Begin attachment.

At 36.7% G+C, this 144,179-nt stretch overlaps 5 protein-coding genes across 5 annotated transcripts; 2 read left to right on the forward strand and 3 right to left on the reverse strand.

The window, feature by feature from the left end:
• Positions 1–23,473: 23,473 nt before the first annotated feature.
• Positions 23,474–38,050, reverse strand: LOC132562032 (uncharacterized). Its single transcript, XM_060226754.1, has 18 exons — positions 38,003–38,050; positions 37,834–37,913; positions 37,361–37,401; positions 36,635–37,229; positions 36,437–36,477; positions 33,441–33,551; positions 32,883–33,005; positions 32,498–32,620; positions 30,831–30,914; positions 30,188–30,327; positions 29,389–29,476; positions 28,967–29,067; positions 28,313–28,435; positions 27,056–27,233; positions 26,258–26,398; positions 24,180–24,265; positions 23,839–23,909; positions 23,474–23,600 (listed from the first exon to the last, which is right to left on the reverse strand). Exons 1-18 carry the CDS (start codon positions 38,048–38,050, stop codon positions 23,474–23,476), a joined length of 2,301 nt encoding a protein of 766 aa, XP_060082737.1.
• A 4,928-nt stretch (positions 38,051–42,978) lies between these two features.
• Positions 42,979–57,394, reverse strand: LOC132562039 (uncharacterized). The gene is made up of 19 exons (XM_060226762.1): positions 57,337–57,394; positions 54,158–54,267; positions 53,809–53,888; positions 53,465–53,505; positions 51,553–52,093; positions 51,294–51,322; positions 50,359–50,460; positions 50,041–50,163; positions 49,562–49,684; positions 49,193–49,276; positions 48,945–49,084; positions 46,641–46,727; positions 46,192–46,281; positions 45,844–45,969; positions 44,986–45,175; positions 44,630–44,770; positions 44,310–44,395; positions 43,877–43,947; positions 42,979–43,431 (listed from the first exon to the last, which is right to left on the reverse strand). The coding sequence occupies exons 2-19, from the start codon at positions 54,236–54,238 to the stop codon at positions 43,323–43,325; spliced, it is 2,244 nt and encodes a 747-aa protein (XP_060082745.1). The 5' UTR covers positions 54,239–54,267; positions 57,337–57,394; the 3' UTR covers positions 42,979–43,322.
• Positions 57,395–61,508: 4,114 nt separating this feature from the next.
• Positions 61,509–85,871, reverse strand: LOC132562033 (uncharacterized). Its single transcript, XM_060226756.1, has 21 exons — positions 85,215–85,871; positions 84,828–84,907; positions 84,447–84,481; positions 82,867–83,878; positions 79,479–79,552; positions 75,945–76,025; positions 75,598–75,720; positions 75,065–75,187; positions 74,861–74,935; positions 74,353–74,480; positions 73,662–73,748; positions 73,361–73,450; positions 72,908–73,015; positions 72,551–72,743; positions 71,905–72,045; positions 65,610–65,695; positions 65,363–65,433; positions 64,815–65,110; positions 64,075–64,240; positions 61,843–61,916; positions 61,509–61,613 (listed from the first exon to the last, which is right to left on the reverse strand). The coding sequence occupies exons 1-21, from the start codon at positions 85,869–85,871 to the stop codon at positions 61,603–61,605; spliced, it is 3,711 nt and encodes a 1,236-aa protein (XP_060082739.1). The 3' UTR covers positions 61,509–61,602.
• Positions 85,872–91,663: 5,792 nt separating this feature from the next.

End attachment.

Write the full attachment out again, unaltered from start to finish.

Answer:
At 36.7% G+C, this 144,179-nt stretch overlaps 5 protein-coding genes across 5 annotated transcripts; 2 read left to right on the forward strand and 3 right to left on the reverse strand.

The window, feature by feature from the left end:
• Positions 1–23,473: 23,473 nt before the first annotated feature.
• Positions 23,474–38,050, reverse strand: LOC132562032 (uncharacterized). Its single transcript, XM_060226754.1, has 18 exons — positions 38,003–38,050; positions 37,834–37,913; positions 37,361–37,401; positions 36,635–37,229; positions 36,437–36,477; positions 33,441–33,551; positions 32,883–33,005; positions 32,498–32,620; positions 30,831–30,914; positions 30,188–30,327; positions 29,389–29,476; positions 28,967–29,067; positions 28,313–28,435; positions 27,056–27,233; positions 26,258–26,398; positions 24,180–24,265; positions 23,839–23,909; positions 23,474–23,600 (listed from the first exon to the last, which is right to left on the reverse strand). Exons 1-18 carry the CDS (start codon positions 38,048–38,050, stop codon positions 23,474–23,476), a joined length of 2,301 nt encoding a protein of 766 aa, XP_060082737.1.
• A 4,928-nt stretch (positions 38,051–42,978) lies between these two features.
• Positions 42,979–57,394, reverse strand: LOC132562039 (uncharacterized). The gene is made up of 19 exons (XM_060226762.1): positions 57,337–57,394; positions 54,158–54,267; positions 53,809–53,888; positions 53,465–53,505; positions 51,553–52,093; positions 51,294–51,322; positions 50,359–50,460; positions 50,041–50,163; positions 49,562–49,684; positions 49,193–49,276; positions 48,945–49,084; positions 46,641–46,727; positions 46,192–46,281; positions 45,844–45,969; positions 44,986–45,175; positions 44,630–44,770; positions 44,310–44,395; positions 43,877–43,947; positions 42,979–43,431 (listed from the first exon to the last, which is right to left on the reverse strand). The coding sequence occupies exons 2-19, from the start codon at positions 54,236–54,238 to the stop codon at positions 43,323–43,325; spliced, it is 2,244 nt and encodes a 747-aa protein (XP_060082745.1). The 5' UTR covers positions 54,239–54,267; positions 57,337–57,394; the 3' UTR covers positions 42,979–43,322.
• Positions 57,395–61,508: 4,114 nt separating this feature from the next.
• Positions 61,509–85,871, reverse strand: LOC132562033 (uncharacterized). Its single transcript, XM_060226756.1, has 21 exons — positions 85,215–85,871; positions 84,828–84,907; positions 84,447–84,481; positions 82,867–83,878; positions 79,479–79,552; positions 75,945–76,025; positions 75,598–75,720; positions 75,065–75,187; positions 74,861–74,935; positions 74,353–74,480; positions 73,662–73,748; positions 73,361–73,450; positions 72,908–73,015; positions 72,551–72,743; positions 71,905–72,045; positions 65,610–65,695; positions 65,363–65,433; positions 64,815–65,110; positions 64,075–64,240; positions 61,843–61,916; positions 61,509–61,613 (listed from the first exon to the last, which is right to left on the reverse strand). The coding sequence occupies exons 1-21, from the start codon at positions 85,869–85,871 to the stop codon at positions 61,603–61,605; spliced, it is 3,711 nt and encodes a 1,236-aa protein (XP_060082739.1). The 3' UTR covers positions 61,509–61,602.
• Positions 85,872–91,663: 5,792 nt separating this feature from the next.